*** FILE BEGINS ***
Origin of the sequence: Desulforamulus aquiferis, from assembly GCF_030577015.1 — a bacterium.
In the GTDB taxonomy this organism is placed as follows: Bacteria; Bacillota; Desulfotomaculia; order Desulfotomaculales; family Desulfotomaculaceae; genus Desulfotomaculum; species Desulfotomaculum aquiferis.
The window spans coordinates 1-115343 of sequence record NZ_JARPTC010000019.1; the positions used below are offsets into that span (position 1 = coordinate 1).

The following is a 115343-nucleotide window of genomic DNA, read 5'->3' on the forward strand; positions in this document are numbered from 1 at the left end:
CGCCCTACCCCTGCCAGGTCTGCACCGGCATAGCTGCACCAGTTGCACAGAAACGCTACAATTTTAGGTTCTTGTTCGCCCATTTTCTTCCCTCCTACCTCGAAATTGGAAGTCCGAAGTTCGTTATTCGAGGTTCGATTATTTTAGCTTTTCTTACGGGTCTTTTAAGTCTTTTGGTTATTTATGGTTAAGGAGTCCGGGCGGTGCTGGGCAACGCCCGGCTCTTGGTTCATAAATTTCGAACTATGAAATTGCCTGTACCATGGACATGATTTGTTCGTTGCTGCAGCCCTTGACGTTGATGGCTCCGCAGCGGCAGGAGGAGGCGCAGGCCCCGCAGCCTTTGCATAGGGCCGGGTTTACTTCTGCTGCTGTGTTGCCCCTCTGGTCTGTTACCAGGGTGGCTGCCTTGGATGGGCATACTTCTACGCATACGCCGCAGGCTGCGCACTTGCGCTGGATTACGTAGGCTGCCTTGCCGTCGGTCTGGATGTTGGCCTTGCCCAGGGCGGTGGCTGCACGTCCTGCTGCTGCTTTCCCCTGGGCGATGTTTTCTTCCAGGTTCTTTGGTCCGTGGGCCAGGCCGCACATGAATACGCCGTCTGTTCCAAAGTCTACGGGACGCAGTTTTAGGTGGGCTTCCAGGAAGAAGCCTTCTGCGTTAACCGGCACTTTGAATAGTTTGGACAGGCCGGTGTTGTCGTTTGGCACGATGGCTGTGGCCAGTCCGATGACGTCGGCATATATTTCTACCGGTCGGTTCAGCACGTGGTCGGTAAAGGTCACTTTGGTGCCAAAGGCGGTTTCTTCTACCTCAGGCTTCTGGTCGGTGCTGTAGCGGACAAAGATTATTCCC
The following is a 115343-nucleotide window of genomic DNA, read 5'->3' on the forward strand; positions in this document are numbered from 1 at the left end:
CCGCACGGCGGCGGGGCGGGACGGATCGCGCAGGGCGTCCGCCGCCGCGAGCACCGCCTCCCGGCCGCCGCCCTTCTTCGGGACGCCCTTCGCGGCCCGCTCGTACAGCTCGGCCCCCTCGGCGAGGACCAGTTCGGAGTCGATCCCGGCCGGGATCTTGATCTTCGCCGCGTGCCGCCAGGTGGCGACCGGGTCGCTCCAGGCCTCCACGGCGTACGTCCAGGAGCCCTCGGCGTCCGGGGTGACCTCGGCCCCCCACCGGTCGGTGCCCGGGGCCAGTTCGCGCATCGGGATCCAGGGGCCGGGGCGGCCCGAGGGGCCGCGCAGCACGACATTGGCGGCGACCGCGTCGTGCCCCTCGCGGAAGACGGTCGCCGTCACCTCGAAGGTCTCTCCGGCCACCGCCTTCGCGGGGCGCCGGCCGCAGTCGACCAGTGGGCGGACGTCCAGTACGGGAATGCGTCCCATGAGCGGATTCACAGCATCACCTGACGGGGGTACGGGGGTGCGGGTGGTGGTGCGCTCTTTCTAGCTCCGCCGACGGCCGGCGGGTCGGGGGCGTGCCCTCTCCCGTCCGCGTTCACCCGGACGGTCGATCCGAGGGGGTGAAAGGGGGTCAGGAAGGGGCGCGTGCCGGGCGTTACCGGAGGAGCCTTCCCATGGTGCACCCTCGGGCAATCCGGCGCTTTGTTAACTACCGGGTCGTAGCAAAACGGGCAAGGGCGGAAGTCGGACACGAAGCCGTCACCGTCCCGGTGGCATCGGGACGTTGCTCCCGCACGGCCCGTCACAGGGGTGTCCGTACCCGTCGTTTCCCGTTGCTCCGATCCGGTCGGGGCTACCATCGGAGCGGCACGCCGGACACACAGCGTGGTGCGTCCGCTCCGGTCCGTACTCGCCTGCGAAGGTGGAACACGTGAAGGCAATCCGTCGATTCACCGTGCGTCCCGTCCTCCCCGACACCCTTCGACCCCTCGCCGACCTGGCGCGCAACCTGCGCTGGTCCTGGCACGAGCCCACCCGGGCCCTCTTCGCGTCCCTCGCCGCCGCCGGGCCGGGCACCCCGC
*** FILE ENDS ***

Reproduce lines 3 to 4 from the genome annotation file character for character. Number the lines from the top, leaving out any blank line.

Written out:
The window spans coordinates 1-115343 of sequence record NZ_JARPTC010000019.1; the positions used below are offsets into that span (position 1 = coordinate 1).

The following is a 115343-nucleotide window of genomic DNA, read 5'->3' on the forward strand; positions in this document are numbered from 1 at the left end: